Should You Send Your Daughter To School With A Car This Fall?


Lots of students will be heading off to college this fall driving their own or a family car and keeping that vehicle with them for the academic year. Some schools forbid freshmen students from having a car, while others simply don’t have the parking space available to welcome hundreds if not thousands of additional vehicles.

Chevrolet CobaltBut even if your child’s school allows students to bring cars with them, is that something you should consider? Let’s take a look at some of the things families must consider before allowing their daughter or son to have a car on campus:

Parking Fees – You’re already paying thousands for tuition, room and board, and books, so what’s so big about a single semester parking fee charge? At some schools those fees can amount to hundreds of dollars per semester, a sizable charge for certain. If you haven’t figured it out parking fees are one charge colleges love to assess to help cover other campus related expenses. Then again, at some schools additional campus police must be hired to patrol lots and in colder climates snow removal must be handled – your parking fee will contribute to covering those expenses.

Car Insurance – What sort of insurance rate will your insurer charge for having a car on campus? Some families don’t notify insurance companies about the change of address figuring that it is a temporary move. However, if you must file a claim and the car is domiciled in another city, you could find that the insurance company will hit you up with a premium increase once they learn about the move. Then again, your car insurance rate could drop if that car is registered and insured separately in another location.

Regular Maintenance – More than likely your student won’t be putting a lot of miles on the car while it is on campus, but it will still need to be maintained. Sure, you can take care of some of those matters over Thanksgiving, Christmas, Spring and Summer breaks, but who will handle more costly repairs when a problem arises far from home? A newer car shouldn’t be a problem but that 1999 Buick LeSabre with 200,000 miles could prove to be costly and troublesome to maintain.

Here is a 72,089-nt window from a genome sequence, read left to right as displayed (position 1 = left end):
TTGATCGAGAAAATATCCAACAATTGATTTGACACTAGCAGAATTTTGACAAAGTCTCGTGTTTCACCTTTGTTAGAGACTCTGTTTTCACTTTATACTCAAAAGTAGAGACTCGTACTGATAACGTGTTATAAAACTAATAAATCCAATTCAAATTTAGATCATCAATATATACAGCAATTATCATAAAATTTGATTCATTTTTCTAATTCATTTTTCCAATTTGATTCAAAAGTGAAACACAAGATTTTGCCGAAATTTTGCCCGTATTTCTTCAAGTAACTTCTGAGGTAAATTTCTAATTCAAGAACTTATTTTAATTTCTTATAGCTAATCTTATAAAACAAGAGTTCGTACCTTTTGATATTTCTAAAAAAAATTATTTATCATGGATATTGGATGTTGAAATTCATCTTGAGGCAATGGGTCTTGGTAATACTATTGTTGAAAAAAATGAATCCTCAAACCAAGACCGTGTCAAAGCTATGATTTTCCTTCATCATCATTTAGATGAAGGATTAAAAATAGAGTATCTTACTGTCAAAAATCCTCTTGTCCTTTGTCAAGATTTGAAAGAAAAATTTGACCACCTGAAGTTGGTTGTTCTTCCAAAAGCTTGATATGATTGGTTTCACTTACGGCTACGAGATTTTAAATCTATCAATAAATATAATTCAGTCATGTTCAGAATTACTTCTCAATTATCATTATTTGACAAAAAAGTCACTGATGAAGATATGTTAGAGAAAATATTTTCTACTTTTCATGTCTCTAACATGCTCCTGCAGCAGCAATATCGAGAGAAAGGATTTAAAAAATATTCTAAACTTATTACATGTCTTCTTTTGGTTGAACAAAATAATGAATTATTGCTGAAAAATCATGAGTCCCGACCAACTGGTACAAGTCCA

Personal Responsibility – One factor every parent needs to consider is this one – is your child responsible enough to operate a car without your supervision? Sure, they’re at least 18 years old, but let’s be honest here: young drivers cause a disproportionate share of all accidents thank to risk taking, poor decisions and impaired driving due to alcohol or drugs. Your son or daughter may be responsible enough to go off to college, but taking the family car with them could be too much temptation for them. Don’t be afraid to tell them, “no” if you believe that it is in their best interest not to have a car with them next semester.

Many schools offer discounted mass transit passes to help students get around town while bus, train and airfare may be preferable ways to help your son or daughter get back and forth between your home and college.  Even if you decide that your adult student isn’t ready to handle a car now, you could revisit the issue later especially if you’re looking for certain behavioral or academic improvements to take place first. Better for your offspring to work on those things that need improvement now instead of having to face them later on in life when the stakes are even higher.

Adv. — For more information about new cars, visit Autos Express. Check out Auto Purchase Loans for details on how to finance your new car purchase.


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Categories: Campus Cars